The FFF supports and has developed a number of health initiatives in South East Asia. Some examples of our work include:
The Ruit Foundation
Outside our core focus, we are a co-founder of The Ruit Foundation alongside the world renowned eye surgeon, Dr. Sanduk Ruit. The Foundation has developed a Community Eye Hospital model and we are helping export it to locations in Asia and Africa. Not only will these hospitals restore the vision of thousands of patients per year, but each one will be self-sustainable within approximately 4-6 years.
We can think of no other medical intervention which has such a huge impact on reducing poverty, by restoring not only individuals’ independence but also that of their carers who can return to work or school.
The Lake Clinic
The FFF is a joint funder of the Lake Clinic (TLC) which is the sole provider of medical and health services to circa 50,000 people on the Tonle Sap Lake. The communities on the lake live in incredibly harsh circumstances with limited access to clean water or electricity, and very restricted or no access to healthcare services.
In supporting TLC, the FFF is helping to provide these communities with access to key healthcare services. The Foundation is also working with TLC to provide expectant and young mothers with the nutritional and educational support they need to raise healthy children.
Friends Without a Border
One of the main problems in Laos is the lack of free healthcare. In a country where the average income for a person is circa $2,000 a year that is a major problem.
The FFF is therefore proud to be a co-founder of The Laos Friends Pedantic Hospital, which opened in 2015. It is the first full-service paediatric hospital in northern Laos and currently includes: an Emergency Room, inpatient and outpatient departments, laboratory, pharmacy, radiology, lecture rooms, and a library to teach pediatric medicine to the future leaders of the hospital. In early 2016 an Intensive Care Unit opened and, hopefully, by the end of the year an operations theatre will be open and fully functional. The FFF is thrilled to see the impact the hospital is already making to the well-being of the children of Luang Prabang. Already tens of thousands of children have been cared for by the hospital.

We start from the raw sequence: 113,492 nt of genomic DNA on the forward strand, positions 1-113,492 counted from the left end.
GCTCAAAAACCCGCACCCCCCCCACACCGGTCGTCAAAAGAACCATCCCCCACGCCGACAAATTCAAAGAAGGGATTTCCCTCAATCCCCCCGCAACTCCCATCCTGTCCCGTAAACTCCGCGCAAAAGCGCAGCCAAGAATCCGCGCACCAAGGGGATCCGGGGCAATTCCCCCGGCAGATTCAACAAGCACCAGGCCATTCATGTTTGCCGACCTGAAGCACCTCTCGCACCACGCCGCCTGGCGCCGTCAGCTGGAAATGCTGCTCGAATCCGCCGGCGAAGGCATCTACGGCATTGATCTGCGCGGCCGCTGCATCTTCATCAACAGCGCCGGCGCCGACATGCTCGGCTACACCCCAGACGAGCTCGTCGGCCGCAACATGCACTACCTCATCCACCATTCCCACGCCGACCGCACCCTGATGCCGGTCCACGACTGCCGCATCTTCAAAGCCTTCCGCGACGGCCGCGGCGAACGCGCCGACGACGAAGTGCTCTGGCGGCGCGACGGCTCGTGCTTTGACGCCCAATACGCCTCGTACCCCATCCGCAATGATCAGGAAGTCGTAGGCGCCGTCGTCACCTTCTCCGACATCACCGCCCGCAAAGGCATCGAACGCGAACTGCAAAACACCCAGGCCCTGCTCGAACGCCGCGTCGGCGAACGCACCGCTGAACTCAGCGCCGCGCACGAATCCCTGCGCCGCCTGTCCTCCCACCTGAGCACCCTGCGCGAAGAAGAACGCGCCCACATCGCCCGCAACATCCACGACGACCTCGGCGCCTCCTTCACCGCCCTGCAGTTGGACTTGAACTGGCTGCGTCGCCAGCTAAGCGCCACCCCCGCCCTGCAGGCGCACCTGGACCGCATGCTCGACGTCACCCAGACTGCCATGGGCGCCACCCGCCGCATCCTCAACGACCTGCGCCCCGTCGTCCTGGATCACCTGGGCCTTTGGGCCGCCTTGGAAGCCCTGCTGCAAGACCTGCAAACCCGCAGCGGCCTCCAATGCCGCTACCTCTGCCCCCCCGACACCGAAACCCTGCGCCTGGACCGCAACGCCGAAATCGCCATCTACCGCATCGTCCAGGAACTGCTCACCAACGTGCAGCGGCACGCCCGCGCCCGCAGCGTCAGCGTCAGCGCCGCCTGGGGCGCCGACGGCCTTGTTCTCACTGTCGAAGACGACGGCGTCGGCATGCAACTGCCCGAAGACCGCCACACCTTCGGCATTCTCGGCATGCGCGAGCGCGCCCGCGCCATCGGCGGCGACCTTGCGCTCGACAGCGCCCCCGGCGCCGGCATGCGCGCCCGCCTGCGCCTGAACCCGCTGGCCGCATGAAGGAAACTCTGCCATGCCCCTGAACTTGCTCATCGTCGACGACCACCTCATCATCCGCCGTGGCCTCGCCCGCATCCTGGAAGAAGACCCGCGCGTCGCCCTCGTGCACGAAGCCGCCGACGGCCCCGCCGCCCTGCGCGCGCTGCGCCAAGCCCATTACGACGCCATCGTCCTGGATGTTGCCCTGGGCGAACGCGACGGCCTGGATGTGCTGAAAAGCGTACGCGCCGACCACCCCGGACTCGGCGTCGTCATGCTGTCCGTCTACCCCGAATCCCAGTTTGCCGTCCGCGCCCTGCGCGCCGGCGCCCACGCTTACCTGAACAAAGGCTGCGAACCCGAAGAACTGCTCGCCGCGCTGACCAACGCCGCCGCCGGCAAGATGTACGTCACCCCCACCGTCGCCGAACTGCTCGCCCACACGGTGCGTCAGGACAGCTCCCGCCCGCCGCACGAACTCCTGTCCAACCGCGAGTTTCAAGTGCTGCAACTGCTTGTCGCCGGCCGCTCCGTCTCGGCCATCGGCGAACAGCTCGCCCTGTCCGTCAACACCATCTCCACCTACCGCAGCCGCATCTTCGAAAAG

The Foundation is partnering with leading US scientists to develop a programme that provides expectant and young mothers with nutrition and education in basic child care. Building on international best practice, the FFF and 400 Grams are developing an innovative ‘First 1,000 Day’ programme. Malnutrition during the early stages of a child’s life can cause irreversible damage to the child’s physical and neurological growth and development. The 1,000 days from the start of a woman’s pregnancy until her child’s second birthday offer a unique window of opportunity to shape healthier and more prosperous futures. Adequate nutrition during this 1,000 day window can have an enormous impact on a child’s ability to grow, learn, and rise out of poverty.